Strikes at the GKN Automotive factory in Birmingham have been suspended. The workers were due to begin strikes on Monday against plans of parent company Melrose GKN to close the factory.
Following a meeting last week with the Unite union, Melrose GKN agreed there would be a moratorium on work and machinery being taken out of the factory.
Unite has agreed not to begin strikes again before 18 October.
Unite national officer Des Quinn said the strikes had been suspended “in the spirit of good will”.
But Unite should be calling action now.
They are also angry at the Labour Party’s decision to host the Uber boss James Heywood at their annual conference for a fringe event.
Uber is currently in the High Court to try and overturn a previous ruling that saw Uber drivers declared as workers.
The members of the GMB union say that the outsourcing of mostly black and Latin American workers is discriminatory and racist.
Cleaners at the hospital, who are members of the UVW union, have already been brought in house after a striking.
Now cleaners say they will continue the fight to receive the same benefits as those directly employed by the hospital for some time.
The boycott was organised by the IWGB union.
Members of the PCS union voted by 92 percent to strike, on a turnout of 80 percent. Some 95 percent also voted for action short of a strike.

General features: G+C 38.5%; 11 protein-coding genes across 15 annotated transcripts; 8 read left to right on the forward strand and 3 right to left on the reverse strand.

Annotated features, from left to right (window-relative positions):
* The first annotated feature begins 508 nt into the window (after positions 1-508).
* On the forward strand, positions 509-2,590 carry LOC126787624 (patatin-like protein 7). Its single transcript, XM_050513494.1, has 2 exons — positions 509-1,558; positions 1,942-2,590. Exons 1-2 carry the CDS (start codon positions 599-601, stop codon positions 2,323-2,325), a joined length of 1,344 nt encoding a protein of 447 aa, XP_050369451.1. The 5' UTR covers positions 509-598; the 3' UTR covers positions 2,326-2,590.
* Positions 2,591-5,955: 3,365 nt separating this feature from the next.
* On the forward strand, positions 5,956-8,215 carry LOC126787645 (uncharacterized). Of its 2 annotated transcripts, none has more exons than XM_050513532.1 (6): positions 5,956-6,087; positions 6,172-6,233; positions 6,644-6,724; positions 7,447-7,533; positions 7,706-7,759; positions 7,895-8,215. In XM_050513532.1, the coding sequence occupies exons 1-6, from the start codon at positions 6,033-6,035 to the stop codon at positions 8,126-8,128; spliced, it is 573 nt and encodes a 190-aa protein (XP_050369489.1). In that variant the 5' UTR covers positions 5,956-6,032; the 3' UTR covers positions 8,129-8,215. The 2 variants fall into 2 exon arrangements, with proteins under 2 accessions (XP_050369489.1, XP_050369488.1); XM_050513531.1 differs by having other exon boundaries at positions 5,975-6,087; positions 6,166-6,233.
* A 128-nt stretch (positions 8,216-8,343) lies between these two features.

Bosses in the Driver and Vehicle Standards Agency want to force examiners to take on an extra test in the working day. PCS members say that this would extra workload would impact examiners’ performance leading to an increased risk of accidents.
The ballot shows huge support for strikes—it should be turned into action as soon as possible.
Members of the CWU voted by 98 percent to strike—with mass shows of strength and solidarity in large gate meetings outside their delivery office.
The Unite union members were to receive a pay increase in January, but management refused to make an offer. Instead they have been offered a 2.5 percent increase from July to December—worth just 1.25 percent for the year.
The first week-long strike will begin on Monday 4 October. Further actions are planned.
Will October next year see vote to break up British state?
RMT leaders must call more action
A possible warning of more repression to come
They’re game, and set to match bosses with escalation